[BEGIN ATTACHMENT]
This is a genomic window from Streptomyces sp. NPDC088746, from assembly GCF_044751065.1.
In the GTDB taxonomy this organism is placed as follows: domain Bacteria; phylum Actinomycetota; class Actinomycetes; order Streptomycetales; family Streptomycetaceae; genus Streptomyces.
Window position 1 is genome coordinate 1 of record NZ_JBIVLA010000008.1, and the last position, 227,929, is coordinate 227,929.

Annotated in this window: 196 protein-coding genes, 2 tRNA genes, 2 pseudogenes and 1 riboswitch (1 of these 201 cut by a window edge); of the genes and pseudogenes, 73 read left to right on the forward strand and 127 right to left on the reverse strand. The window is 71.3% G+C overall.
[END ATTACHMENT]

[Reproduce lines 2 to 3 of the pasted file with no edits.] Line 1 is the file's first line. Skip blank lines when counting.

In the GTDB taxonomy this organism is placed as follows: domain Bacteria; phylum Actinomycetota; class Actinomycetes; order Streptomycetales; family Streptomycetaceae; genus Streptomyces.
Window position 1 is genome coordinate 1 of record NZ_JBIVLA010000008.1, and the last position, 227,929, is coordinate 227,929.